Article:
so which application is a gyroscope more suitable?
 

IanP

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Gyroscopes are well known as sensors to detect the revolution movements or angular velocities of objects as they are not affected by distance between its installation position and the centre of revolution.

Conventional gyroscopes - spinning mass gyroscopes, originally the gyroscopes of choice for space applications, determine changes in angular direction, traditionally by virtue of a rapidly spinning, heavy mass.

Gyroscopes using piezoelectric vibrators are called piezoelectric vibrating gyroscopes.
They are extensively used for car navigation systems and video movies as angular velocity sensors that were excellent in precision, and significantly lower in cost compared with conventional ones.

Other applications include automotive safety, image stabilization, inertial measurement units, and platform stabilization et cetera, et cetera ..

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IanP
 

banh

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IanP said:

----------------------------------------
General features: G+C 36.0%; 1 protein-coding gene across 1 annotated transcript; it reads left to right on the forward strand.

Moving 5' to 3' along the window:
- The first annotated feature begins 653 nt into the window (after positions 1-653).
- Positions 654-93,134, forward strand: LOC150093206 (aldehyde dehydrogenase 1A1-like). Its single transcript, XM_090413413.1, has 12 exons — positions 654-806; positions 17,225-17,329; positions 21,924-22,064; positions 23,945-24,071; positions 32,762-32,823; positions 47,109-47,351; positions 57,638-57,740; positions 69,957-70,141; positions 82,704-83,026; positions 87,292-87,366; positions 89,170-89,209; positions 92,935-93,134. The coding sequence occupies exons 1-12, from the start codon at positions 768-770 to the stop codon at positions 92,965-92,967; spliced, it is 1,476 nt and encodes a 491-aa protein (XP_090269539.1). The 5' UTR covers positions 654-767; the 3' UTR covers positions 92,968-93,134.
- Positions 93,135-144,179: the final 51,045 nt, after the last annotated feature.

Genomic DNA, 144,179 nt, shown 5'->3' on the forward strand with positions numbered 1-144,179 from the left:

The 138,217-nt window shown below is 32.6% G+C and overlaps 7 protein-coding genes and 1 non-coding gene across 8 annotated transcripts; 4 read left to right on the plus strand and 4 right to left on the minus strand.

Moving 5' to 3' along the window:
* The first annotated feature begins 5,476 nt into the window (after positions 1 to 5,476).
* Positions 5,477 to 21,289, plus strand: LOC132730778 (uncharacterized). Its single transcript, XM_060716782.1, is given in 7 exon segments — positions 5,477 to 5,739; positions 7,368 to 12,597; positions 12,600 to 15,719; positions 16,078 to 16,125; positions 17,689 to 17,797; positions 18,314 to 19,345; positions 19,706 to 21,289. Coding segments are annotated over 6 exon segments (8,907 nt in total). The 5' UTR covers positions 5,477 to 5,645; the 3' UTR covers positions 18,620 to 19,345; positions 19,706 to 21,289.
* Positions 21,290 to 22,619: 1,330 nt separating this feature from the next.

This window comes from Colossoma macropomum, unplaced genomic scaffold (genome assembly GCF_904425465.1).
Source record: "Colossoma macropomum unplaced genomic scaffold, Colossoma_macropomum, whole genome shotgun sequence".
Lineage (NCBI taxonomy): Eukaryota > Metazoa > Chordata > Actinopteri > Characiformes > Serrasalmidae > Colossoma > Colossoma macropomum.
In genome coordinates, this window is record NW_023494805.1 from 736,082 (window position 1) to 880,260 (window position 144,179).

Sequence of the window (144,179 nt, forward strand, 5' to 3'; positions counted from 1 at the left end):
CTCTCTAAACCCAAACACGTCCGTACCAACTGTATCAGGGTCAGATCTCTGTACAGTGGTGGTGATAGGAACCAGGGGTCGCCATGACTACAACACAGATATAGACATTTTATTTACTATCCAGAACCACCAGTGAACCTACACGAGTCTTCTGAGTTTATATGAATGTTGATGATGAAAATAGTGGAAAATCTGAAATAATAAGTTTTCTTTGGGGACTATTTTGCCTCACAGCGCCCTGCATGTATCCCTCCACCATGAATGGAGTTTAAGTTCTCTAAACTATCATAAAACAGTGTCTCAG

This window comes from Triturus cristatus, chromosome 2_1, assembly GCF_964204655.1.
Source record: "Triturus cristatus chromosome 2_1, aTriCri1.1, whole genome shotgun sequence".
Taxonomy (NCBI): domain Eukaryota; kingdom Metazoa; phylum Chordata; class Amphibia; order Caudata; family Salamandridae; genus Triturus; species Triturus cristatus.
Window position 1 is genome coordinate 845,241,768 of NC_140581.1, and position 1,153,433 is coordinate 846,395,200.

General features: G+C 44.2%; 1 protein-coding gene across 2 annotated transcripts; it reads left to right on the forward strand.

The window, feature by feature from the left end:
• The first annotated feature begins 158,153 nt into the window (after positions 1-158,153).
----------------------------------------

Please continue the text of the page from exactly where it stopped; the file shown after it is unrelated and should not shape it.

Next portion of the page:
Gyroscopes are well known as sensors to detect the revolution movements or angular velocities of objects as they are not affected by distance between its installation position and the centre of revolution.

ok got it,thanks IanP.

because gyroscope is for angular velocity. the output waveform only changes when the object moves. after it rests at a tilted position, the output waveform will return to its original as at this time angular velocity is 0.
 

Kral

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banh,

What was the question?

Regards,
Kral
 

banh

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i saw the link (in my first post) which uses accelerometer fo tilt sensing, and i think it should be gyroscope...

just my confusing of accelerometer and gyroscope and their usage.
 

Kral

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banh,